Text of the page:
For ESPN, Notre Dame-Alabama stands as a dream matchup, partly because many viewers don’t like either school.
ESPN is convinced that dislike won’t translate to disinterest because, well, that typically doesn’t happen with polarizing brands such as Notre Dame, the New York Yankees or the Dallas Cowboys.
“There are a lot of people who will have to make a tough decision on who to pull for,” ESPN’s Kirk Herbstreit said, acknowledging many fans ardently root against both when they’re not playing each other.
“Because the SEC has won six straight national championships, as much as that region claims all 14 teams when they get to this point, every other conference and every other fan base outside of those 14 teams is passionately rooting against Alabama,” Herbstreit said.
“What’s interesting in this case is everyone, no matter where you grew up, either loved Notre Dame or you just couldn’t stand Notre Dame. I believe outside of the SEC, most of the people will be pulling for Notre Dame to try to end that streak” of six consecutive SEC national titles.
Herbstreit doesn’t believe that some fans won’t watch because they don’t like either team.
“Anybody who makes a comment like that will clearly be watching the game, and watching the pregame and blogging,” he said.
“For me, it’s like Tiger Woods and golf. I couldn’t care less about golf, but if Tiger Woods accidentally stumbles into a Sunday [in contention], I’m that guy who’s watching. If you’re a fringe college football fan, and you have Notre Dame and Alabama playing on a Monday night, no matter if you despise both these teams, you’ll be watching these teams.”
How giddy is ESPN about getting Notre Dame in this game?
Consider this: Every network’s college football ratings declined this season, except NBC’s Notre Dame package, which rose 67.4 percent. What’s more, four of the eight highest-rated prime-time games in 2012 involved Notre Dame, topped by the 9.4 for Notre Dame-USC on ABC. And USC-Oklahoma on ABC was third at 5.2.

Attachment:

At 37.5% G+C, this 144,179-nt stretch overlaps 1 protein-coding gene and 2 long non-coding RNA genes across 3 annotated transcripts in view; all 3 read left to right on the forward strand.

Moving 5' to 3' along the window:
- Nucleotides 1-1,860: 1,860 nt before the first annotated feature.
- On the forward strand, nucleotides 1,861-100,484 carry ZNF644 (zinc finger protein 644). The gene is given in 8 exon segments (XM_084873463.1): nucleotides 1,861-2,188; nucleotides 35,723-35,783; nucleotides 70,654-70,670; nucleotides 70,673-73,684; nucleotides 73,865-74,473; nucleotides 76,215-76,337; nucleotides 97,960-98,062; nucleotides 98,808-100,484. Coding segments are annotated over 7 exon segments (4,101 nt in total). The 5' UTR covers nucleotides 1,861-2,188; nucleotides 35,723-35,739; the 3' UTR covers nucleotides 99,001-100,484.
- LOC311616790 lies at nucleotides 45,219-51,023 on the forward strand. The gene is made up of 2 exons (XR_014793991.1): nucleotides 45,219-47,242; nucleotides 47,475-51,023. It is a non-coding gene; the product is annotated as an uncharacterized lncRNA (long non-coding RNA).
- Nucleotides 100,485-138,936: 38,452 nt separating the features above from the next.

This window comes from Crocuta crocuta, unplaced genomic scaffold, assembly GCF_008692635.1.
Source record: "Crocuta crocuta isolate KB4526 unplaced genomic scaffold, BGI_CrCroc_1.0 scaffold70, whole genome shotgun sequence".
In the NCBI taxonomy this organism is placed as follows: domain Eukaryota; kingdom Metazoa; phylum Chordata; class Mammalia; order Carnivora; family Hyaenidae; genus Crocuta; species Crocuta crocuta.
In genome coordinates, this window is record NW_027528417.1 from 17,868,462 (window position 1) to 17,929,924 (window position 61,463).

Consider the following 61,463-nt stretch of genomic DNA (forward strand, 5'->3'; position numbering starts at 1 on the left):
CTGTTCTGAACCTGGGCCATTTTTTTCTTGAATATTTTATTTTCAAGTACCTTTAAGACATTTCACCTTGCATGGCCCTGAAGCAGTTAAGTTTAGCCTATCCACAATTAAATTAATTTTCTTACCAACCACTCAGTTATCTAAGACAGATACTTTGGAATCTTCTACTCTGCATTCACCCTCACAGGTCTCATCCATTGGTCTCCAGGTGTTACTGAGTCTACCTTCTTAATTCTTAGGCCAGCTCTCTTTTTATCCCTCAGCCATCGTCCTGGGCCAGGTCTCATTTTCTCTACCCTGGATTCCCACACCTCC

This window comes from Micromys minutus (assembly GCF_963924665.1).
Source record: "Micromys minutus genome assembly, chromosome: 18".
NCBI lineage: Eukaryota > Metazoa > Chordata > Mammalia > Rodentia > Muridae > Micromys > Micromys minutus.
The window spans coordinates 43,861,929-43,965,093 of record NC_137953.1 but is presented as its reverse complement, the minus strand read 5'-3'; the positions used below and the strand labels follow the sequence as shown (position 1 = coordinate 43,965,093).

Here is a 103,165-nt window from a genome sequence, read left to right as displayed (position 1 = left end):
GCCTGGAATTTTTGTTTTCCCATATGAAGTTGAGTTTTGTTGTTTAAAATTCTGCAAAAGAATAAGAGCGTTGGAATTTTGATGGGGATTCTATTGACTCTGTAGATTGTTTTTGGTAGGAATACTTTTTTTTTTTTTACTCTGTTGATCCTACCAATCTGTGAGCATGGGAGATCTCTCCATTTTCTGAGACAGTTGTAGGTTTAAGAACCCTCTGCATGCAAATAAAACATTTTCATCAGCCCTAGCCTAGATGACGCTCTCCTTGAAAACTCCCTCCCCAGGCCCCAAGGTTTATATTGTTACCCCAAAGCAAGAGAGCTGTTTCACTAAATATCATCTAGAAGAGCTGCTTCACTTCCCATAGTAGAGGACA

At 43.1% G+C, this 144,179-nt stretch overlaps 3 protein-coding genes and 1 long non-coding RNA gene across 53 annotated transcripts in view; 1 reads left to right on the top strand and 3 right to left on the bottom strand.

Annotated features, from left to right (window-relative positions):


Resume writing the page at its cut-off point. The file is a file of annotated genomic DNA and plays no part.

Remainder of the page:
Notre Dame-Alabama on Monday has a good chance to top the 14.0 for last year’s Alabama-LSU title game, but it will be difficult for ESPN to surpass ABC’s record for the highest-rated BCS title game: a 21.7 for USC-Texas in 2005.
“The story here is definitely Notre Dame,” ESPN’s Brent Musburger said. “In preseason, no one was mentioning Notre Dame would be in [the mix] for a national championship.”
But if Alabama wins, “we may be talking about one of the great dynasties in the history of college football.”
THIS AND THAT• Ratings for the BCS bowls are up this year, even though the Orange and Sugar lacked attractive matchups, on paper. The 6.5 major-market rating for the FSU-Northern Illinois Orange Bowl topped the 4.5 for West Virginia’s blowout of Clemson last season.
The 6.4 for the Florida-Louisville Sugar edged last year’s Michigan-Virginia Tech rating.
Musburger and Herbstreit will be calling their sixth BCS title game together, and Musburger, at 73, has no intention of putting down his microphone any time soon.
Asked how long he wants to continue broadcasting, Musburger said: “As long as they’ll have me. I don’t do retirement very well.”
He said he still gets the same emotional charge working big events as he did earlier in his career. “The best event that I am ever going to cover is the next one.”• Musburger, on Notre Dame coach Brian Kelly: “He’s the son of an Irish politician, and no one works a room any better than Brian Kelly. He loves to have your company, and then pretends he’s telling you everything that’s going to happen. And he always keeps something in the saddle bags. A very, very savvy coach.”
• Musburger appreciates that Kelly and Alabama coach Nick Saban “like to have us come to practice, unlike [LSU coach] Les Miles, who locked us out for 30 minutes” before last year’s BCS championship. During that game, when LSU was being dominated by Alabama, Musburger cracked, “Miles locked us out for this?”
• ESPN producer Bill Bonnell said a network executive “challenged us” to improve audio for this year’s BCS bowls, and promises it “will be a big upgrade.”
He also said ESPN will “hold back a little on replays” to make sure no live action is missed.